Bank of Ghana Governor Henry Kofi Wampah has told the Business & Financial Times he believes the central bank's strong intervention to shoreup the cedi is beginning to bear fruit, with the currency's rate of fall slowing from January's alarming peak.
Speaking in an interview on March 11, five weeks after the bank set out new regulations to govern foreign exchange transactions within the country, Dr. Wampah said though the measures need more time to yield results, the bank's initial assessment of their impact shows they have helped to moderate the currency's slide significantly.
�The depreciation has reduced considerably to about 1 per cent according to our analysis - that is, if you are looking at three weeks after they were announced to now; because, as you know, the measures need time to be effective,� he said.
The Governor's assessment is consistent with data gathered by the B&FT, which show that after a pernicious 7.8 per cent decline against the dollar in January, the cedi pared its losses to 5 per cent in February and further down to 1.7 per cent from beginning of March to date.
Dr. Wampah said pressure on the currency, which typically emanates from high dollar demand, has not eased; but added that the slowing depreciation is because the central bank's measures -- which also included jacking-up the percent on February 6 -- are working.
He stressed the importance of sustaining the intervention and keeping fiscal and monetary policy tight -- a view that suggests the Monetary Policy Committee, of which the Governor is chairman, will probably affirm its big interest-rate hike at its upcoming meeting on March 31.
This will be expected especially in light of growing inflationary pressure, with consumer-price index inflation jumping to a new four-year record of 14 percent in February.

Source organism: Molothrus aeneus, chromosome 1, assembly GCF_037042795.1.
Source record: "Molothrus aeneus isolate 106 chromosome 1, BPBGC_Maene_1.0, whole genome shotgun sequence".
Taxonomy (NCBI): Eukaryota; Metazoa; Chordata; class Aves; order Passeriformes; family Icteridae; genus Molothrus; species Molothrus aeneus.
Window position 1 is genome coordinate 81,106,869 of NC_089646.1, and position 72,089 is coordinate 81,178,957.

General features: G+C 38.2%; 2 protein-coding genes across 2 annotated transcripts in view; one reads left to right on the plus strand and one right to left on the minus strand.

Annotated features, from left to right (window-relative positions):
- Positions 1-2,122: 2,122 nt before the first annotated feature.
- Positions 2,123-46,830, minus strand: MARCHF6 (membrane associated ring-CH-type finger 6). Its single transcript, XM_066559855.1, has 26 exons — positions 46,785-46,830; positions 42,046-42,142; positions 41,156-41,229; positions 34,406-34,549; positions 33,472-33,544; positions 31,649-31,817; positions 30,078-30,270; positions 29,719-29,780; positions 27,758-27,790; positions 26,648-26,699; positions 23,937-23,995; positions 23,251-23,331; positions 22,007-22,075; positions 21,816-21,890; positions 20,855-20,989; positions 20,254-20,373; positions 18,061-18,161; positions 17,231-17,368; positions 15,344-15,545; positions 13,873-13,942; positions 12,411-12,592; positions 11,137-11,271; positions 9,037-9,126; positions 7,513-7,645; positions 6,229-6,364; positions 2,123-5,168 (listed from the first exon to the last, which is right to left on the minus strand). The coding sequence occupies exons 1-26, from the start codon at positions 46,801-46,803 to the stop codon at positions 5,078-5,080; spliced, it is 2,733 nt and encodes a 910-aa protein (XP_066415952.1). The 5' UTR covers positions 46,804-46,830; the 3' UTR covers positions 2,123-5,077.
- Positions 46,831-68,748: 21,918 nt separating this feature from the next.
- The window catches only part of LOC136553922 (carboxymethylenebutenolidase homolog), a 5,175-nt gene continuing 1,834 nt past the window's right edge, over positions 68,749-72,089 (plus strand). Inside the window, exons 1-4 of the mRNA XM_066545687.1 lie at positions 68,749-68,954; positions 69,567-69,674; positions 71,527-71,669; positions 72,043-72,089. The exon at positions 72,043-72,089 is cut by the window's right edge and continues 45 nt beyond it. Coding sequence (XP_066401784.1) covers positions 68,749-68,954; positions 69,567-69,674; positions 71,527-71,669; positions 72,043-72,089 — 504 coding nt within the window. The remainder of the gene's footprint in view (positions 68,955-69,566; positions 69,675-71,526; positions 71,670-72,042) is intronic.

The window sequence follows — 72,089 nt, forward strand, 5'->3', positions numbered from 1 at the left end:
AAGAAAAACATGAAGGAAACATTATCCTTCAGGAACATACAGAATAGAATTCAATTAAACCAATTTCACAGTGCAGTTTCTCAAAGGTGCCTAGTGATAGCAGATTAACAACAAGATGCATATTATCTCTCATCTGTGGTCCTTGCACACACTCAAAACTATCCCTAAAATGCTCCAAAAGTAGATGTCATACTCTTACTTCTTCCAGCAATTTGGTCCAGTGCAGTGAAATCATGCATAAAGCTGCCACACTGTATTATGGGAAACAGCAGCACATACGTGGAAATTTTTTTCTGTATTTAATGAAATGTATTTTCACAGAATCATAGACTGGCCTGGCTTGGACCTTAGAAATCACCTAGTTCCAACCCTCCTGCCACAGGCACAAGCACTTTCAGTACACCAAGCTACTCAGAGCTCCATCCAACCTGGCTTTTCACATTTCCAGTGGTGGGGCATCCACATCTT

While debate continues about the suitability of the foreign exchange controls launched by the central bank, the improving strength of the cedi will lend some credibility to the actions, despite the serious repercussions they have had on business people and government.
initial directives, but that only assuaged part of the anxiety within the business cohimunity, where companies and entrepreneurs are still trying to adjust to the new regime.
By raising the policy rate and yields on government debt, the BoG is also set to cause a revision of the government's budget for interest payments which is already large and among the main items that must be tackled to bring down the deficit.
Last month's visiting International Monetary Fund (IMF) mission, led by Christina Daseking, urged the central bank to �review the measures after an appropriate evaluation period to assess their effectiveness and mitigate any unintended consequences�.
The mission called for urgent additional measures to protect this year's fiscal deficit target of 8.5 percent of GDP amid what it described as "the weakening growth momentum and inflationary pressures [that] are expected to continue into 2014".
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